more about this sight

"you're packing a suitcase for a place that you've never been...a place that has to be believed to be seen"...'Walk On' by U2

WATERSHED: A voice in the wilderness. DARYL UNDERWOOD.


The concept of Centerpoint Christianity briefly stated is:

Christianity from the centerpoint outward.

Christianity from the climax forward.

This blog constitutes concepts for a new view of Christianity that begins with what is foundational and moves forward from that point. It is based on the assumption that we are being pulled towards something unseen and pushed from a place that once was.

What Centerpoint Christianity attempts to do is bypass some of the constraints imposed by metanarratives by using the life of Christ and particularly the climactic actions of Christ as beginning points.

It supports the conviction that God is essentially timeless. From this beginning point we endeavor to move outward from the definitive moment of the parousia (visitation) of Christ and forward to the future which functions as a type of magnet to "what can be--and is coming".

When we begin at the life of Christ and move outward as from the centerpoint of a web, rather than in a linear timeline of history, another wide picture emerges.

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Have my daughters...or dealing with the elephant before he sits on us

First of all let me make this clear--I do believe in Jesus as center, fully God, as revealed clearly in the New Testament. I am convinced He is The Last Word, the better word of the Book of Hebrews. He is the centerpoint of Christianity, the climax and fulfillment of the long worn, ragged history of the chosen people Israel. Final word, climax, conclusion.  He is all these. Ehyeh Asher Ehyeh, that monumental answer to the question of Moses, the 'I will be what I will be' finds its resolution and clearest voice in Jesus, at last.

Having said that I must say this; I have questions about the Tanakh and the God revealed there. More and more this questioning voice begs to have attention and gain some resolution. What to do with the God of the Old Testament is no small matter but one that needs careful thought and some unorthodox propositions. This topic is the elephant in the room that catches the eye of all who are looking for a God to believe in, to give them hope.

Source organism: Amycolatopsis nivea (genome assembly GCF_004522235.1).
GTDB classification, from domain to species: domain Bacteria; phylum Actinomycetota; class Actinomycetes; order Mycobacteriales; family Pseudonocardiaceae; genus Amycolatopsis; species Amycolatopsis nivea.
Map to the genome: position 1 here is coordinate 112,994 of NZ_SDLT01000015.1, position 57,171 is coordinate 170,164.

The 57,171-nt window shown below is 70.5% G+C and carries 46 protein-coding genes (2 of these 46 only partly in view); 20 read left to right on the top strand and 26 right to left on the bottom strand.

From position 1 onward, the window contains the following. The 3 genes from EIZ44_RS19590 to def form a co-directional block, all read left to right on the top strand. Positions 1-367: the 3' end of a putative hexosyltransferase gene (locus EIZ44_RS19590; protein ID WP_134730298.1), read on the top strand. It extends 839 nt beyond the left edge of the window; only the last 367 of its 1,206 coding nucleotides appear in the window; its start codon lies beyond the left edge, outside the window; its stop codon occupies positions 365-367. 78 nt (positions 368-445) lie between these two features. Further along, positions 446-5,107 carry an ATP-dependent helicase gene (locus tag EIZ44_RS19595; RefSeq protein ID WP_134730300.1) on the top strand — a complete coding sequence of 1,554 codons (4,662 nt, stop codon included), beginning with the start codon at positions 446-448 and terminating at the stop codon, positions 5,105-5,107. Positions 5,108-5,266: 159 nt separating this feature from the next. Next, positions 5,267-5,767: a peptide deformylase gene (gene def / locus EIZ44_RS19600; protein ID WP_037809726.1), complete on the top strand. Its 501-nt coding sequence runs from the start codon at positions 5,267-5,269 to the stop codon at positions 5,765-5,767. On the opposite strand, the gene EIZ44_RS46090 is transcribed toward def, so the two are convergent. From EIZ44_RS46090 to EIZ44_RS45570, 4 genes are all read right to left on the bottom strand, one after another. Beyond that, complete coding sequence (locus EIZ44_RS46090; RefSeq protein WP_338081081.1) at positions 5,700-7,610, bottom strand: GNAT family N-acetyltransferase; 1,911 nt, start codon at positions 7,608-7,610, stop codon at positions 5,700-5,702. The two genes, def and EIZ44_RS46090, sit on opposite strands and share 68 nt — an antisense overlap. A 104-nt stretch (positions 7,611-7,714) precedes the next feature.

Recently I heard a thoughtful Christian say 'God has a heart for everybody' and while I do believe this is true today, and could say it honestly now with him, it made me reflect: Was that always so? Did God always have a heart for everyone, Did He always cringe at ethnic cleansing, or insensitivity to other cultures, or imperialism,  or mistreatment of women, genocide, or even rape? Was this always the case with God?

Consider this:

Deut 7:1-6

When the LORD your God brings you into the land you are entering to possess and drives out before you many nations—the Hittites, Girgashites, Amorites, Canaanites, Perizzites, Hivites and Jebusites, seven nations larger and stronger than you— 2 and when the LORD your God has delivered them over to you and you have defeated them, then you must destroy them totally. [ a ] Make no treaty with them, and show them no mercy. 3 Do not intermarry with them. Do not give your daughters to their sons or take their daughters for your sons, 4 for they will turn your children away from following me to serve other gods, and the LORD's anger will burn against you and will quickly destroy you. 5 This is what you are to do to them: Break down their altars, smash their sacred stones, cut down their Asherah poles [ b ] and burn their idols in the fire. 6 For you are a people holy to the LORD your God. The LORD your God has chosen you out of all the peoples on the face of the earth to be his people, his treasured possession.

It seems to me that if we are to be honest before people we need to embrace this scripture and somehow come to terms with it. What is it saying? What is God saying about Himself and His people?

Recently I heard someone preaching on this scripture: 

Genesis 19:4-8

But before they lay down, the men of the city, the men of Sodom, both young and old, all the people to the last man, surrounded the house. And they called to Lot, “Where are the men who came to you tonight? Bring them out to us, that we may know them.” Lot went out to the men at the entrance, shut the door after him, and said, “I beg you, my brothers, do not act so wickedly. Behold, I have two daughters who have not known any man. Let me bring them out to you, and do to them as you please. Only do nothing to these men, for they have come under the shelter of my roof.”

What was amazing about the sermon was that nothing was said about the treatment of the daughters, it was simply read over as though it were nothing and in reality it does seem incidental that these young women were offered so easily to be raped...what kind of man offers his daughters, what kind of book brushes over that kind of behavior as "incidental" to the main story line? What kind of preaching focuses on the implied homosexuality while winking at the explicit complicity of Lot in offering his daughters to be raped?

We need to notice and find response for these things in our Bible to a wondering world. Elephants are in the room and even if Christians don't see them those outside of the circle do. The questions being asked in these days are not necessarily extraordinary or accusatory. They indeed are honest inquiries.

This is why I seek to understand scripture, to find a way of making sense of God. I am not trying to "stir people up" or 'shake their faith' so much as deal with embarrassing uncle Ralph, the one we hide from everyone. I trust the story deeply.

I do believe Jesus as center, God as revealed clearly in The Last Word, the better word of the Book of Hebrews--but what of the God of the Tanakh?

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